Members of the indigenous Achuar tribe from the Peruvian Amazon have won an undisclosed sum from Occidental Petroleum in an out-of-court settlement after a long-running legal battle in the US courts. They sued the company in 2007, alleging it knowingly caused pollution which caused premature deaths, birth defects and damaged their habitat. It is the first time a company from the United States has been sued in a US court for pollution it caused in another country, Marco Simons, the legal director of EarthRights International, which represented the Achuar people in the lawsuit, said. It set a “precedent” which he said will be “significant for future cases and has already been cited by other courts in the United States”.
The EU could increase its carbon price tenfold without any real impact on international exports, academics have found. Researchers from the London School of Economics and the Grantham Research Institute found that increasing the EU carbon price from its current €7/tonne of CO2 to €65 would be equivalent to a 30% rise in energy prices for manufacturers. But such a cost increase would reportedly cause exports to fall by only 0.5% and imports to rise by 0.01%.
Hundreds of thousands of Europeans will suffer a premature death in the next two decades as the result of governments’ failure to act on air pollution, Europe’s environmental watchdog has warned. In 2011, the latest year for which figures have been reliably collated, more than 400,000 are estimated to have died prematurely as a result of breathing toxic fumes, despite recent improvements in some countries The UK has been one of the worst offenders, with government figures showing that European Union regulations on air quality will not be met in cities including London, Birmingham and Leeds until 2030.
Birmingham’s National Exhibition Centre (NEC) has become one of the first local businesses to send its food waste to Severn Trent Green Power’s £13 million anaerobic digestion (AD) plant. The NEC expects to send 120 tonnes of food waste to Coleshill, which is only four miles away, annually.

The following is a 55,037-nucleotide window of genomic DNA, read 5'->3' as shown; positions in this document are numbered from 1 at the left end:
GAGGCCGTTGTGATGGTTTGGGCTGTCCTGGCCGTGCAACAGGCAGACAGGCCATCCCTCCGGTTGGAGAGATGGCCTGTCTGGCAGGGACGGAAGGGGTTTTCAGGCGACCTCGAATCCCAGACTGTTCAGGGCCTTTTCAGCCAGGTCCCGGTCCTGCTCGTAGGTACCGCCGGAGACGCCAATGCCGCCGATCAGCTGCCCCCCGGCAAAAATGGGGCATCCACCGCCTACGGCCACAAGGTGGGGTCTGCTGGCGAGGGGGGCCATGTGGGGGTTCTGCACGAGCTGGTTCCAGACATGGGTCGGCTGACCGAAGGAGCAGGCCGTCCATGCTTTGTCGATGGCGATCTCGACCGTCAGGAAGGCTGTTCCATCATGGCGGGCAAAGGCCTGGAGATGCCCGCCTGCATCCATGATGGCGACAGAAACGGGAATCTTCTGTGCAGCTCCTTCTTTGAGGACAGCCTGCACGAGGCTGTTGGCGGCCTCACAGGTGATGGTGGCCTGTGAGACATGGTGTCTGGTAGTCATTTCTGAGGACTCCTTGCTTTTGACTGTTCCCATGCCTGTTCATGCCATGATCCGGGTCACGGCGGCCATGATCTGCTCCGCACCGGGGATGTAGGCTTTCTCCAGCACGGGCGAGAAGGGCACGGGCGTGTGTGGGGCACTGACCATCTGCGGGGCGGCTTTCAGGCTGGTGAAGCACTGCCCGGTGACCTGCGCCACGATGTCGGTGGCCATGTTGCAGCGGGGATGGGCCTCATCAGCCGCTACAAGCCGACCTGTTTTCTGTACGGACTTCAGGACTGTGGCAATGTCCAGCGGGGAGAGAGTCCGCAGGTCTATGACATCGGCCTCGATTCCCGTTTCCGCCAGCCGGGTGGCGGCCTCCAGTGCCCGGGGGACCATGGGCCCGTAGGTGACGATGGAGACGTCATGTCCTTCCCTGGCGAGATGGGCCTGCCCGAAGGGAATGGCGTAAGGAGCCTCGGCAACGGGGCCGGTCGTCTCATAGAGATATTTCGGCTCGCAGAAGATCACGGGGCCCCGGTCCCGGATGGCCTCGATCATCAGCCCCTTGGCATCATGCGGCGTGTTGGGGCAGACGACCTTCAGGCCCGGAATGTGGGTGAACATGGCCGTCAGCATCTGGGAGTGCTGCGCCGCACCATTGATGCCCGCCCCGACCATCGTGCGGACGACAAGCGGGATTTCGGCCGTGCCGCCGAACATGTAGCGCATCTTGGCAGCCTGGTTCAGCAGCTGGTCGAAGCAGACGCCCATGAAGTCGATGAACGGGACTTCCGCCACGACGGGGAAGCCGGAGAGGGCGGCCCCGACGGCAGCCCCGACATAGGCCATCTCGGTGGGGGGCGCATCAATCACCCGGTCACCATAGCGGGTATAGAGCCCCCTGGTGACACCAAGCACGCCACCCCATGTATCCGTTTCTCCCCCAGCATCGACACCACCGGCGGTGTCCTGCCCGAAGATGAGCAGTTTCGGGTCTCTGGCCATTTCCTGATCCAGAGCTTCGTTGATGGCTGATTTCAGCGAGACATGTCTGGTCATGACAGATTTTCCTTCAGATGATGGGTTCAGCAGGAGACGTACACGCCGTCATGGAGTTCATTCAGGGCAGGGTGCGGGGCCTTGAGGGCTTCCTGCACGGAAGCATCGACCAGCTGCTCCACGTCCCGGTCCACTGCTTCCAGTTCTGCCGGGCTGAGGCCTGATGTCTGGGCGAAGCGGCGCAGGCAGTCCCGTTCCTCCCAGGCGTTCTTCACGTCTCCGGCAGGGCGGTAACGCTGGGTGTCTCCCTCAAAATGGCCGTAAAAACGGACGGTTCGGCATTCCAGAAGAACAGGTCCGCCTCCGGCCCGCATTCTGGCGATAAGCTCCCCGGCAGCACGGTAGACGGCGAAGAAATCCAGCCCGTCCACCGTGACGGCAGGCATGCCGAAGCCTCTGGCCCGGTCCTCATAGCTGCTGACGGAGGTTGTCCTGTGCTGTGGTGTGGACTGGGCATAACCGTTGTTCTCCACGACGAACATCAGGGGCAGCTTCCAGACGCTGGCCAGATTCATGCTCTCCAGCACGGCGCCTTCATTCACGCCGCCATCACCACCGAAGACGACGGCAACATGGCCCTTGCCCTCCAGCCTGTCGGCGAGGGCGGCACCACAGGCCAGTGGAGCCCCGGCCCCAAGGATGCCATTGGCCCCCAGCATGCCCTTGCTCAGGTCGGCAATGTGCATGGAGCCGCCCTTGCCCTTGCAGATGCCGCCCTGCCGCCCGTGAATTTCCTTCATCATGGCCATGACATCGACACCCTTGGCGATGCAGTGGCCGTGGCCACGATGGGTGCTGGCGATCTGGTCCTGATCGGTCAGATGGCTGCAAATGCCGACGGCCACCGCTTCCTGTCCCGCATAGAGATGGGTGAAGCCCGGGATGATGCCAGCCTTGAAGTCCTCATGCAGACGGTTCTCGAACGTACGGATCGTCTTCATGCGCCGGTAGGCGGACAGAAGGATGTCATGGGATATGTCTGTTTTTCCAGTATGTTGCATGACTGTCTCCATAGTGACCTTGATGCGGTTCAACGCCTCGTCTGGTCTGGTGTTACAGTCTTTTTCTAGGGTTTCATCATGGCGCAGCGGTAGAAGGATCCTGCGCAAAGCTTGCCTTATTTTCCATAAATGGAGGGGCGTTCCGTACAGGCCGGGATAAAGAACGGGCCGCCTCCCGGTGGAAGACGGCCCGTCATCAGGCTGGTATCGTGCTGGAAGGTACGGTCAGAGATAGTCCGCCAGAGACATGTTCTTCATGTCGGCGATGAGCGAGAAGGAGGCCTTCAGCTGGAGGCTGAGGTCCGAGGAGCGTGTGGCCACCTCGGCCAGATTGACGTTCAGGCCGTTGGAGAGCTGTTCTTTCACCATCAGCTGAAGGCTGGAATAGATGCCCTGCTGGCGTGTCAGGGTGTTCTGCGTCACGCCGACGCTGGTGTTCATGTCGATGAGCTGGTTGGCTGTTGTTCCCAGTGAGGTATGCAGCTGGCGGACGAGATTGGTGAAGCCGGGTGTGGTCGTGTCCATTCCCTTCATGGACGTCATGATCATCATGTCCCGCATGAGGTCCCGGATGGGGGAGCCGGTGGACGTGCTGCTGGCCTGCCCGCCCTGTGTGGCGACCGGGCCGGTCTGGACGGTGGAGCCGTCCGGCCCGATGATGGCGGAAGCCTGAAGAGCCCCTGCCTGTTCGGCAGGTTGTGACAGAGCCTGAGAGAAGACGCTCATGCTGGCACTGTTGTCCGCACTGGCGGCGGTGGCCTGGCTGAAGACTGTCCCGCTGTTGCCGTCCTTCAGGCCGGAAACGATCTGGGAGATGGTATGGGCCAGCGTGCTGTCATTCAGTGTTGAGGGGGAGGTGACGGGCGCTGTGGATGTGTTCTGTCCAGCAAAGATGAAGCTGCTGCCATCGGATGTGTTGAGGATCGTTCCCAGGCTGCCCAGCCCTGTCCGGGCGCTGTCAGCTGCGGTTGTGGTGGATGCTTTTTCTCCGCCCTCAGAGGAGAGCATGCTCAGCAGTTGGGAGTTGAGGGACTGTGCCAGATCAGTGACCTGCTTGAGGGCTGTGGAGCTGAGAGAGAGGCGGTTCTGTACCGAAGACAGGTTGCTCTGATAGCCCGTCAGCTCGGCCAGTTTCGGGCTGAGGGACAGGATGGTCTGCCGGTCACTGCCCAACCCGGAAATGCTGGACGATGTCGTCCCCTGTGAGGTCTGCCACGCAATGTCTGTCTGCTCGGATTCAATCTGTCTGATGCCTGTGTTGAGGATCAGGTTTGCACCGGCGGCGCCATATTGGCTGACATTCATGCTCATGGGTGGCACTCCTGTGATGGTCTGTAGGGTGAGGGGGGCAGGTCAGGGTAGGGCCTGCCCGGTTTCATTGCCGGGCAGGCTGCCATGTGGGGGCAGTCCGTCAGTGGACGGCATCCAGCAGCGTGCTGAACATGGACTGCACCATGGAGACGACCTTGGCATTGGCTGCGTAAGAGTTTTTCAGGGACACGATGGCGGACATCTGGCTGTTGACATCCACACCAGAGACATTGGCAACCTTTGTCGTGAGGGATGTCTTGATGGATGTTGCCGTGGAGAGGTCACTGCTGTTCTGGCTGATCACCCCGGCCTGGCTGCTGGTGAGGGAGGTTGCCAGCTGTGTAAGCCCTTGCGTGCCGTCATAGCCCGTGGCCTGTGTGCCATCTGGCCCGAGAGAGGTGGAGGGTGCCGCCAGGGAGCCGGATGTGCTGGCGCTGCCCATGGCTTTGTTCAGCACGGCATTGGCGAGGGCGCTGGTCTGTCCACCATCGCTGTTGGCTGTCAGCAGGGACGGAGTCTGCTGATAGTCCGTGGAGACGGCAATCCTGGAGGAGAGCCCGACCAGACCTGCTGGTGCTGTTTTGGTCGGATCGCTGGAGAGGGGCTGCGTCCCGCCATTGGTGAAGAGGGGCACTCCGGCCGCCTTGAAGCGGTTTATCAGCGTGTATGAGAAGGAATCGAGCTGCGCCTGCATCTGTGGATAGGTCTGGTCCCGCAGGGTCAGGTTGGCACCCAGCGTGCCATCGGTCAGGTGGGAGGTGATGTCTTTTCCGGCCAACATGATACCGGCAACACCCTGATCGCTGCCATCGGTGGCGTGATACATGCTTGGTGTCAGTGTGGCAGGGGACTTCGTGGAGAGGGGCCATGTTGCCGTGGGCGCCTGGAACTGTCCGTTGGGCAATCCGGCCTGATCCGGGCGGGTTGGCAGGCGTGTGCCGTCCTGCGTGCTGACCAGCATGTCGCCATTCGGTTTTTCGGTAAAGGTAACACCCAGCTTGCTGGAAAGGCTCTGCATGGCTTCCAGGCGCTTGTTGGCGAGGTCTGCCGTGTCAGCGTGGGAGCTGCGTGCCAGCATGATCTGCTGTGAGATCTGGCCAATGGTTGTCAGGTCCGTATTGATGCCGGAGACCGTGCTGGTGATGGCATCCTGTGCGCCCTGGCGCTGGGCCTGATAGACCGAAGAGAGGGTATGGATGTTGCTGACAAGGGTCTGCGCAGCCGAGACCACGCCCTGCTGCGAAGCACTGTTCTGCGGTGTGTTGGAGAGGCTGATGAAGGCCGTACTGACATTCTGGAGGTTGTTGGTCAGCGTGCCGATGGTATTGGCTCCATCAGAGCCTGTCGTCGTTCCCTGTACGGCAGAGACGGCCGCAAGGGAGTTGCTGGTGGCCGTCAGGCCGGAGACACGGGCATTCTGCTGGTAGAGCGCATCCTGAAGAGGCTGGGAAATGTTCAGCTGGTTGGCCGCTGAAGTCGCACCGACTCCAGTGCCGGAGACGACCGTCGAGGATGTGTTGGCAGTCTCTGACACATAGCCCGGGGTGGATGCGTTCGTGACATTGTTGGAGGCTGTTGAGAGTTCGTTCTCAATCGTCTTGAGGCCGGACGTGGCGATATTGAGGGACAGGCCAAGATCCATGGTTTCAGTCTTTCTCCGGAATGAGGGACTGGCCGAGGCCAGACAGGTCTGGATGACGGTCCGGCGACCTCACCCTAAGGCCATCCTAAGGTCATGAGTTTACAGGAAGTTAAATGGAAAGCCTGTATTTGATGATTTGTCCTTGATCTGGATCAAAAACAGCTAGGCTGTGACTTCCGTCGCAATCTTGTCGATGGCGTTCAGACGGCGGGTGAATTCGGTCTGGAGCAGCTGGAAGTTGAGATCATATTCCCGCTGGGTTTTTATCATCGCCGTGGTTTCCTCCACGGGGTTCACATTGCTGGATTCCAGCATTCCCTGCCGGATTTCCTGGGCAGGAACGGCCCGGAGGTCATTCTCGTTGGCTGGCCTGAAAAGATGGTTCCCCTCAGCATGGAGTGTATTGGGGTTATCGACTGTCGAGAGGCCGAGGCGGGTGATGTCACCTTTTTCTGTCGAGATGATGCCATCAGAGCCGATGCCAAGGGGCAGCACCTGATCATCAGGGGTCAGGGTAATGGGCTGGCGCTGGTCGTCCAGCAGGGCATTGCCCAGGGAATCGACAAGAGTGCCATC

Extending the product life of everyday foods by just one day could prevent 250,000 tonnes of food waste each year, according to the Waste and Resources Action Plan (WRAP). The waste charity released a report detailing five ways in which suppliers and retailers can easily extend the product life of everyday foods, including milk, chicken, and bread – without any ill-effect. Product life increases of just one day would save around 5% of the UK’s preventable food waste, with a benefit to consumers of around £500m. Retailers also stand to save £100m.
Tidal Lagoon Power has submitted an Environmental Impact Assessment scoping report for the Cardiff Tidal Lagoon, which would have a capacity of 1.8GW to 2.8GW. The project will be the UK’s first full-scale tidal lagoon power plant, representing a major step towards the delivery of full-scale tidal lagoon infrastructure in the country. Tidal Lagoon Power expects to submit a full planning application for Tidal Lagoon Cardiff, which will include 90 turbines set within a 22km breakwater, in 2017. A decision is expected in 2018. The project follows the Swansea Bay Tidal Lagoon which was developed as a scalable pilot for the sector and is due to receive a planning decision by June 2015. More here.
A long-anticipated El Niño has finally arrived. The US National Weather Service has now proclaimed the phenomenon is now in place. It involves a warming of a certain patch of the central Pacific that changes weather patterns worldwide, associated with flooding in some places, droughts elsewhere, a generally warmer globe, and fewer Atlantic hurricanes. El Niños are usually so important that economists even track them because of how they affect commodities although tis one appears weak and late and there may be a slight decrease in the number of Atlantic hurricanes this summer.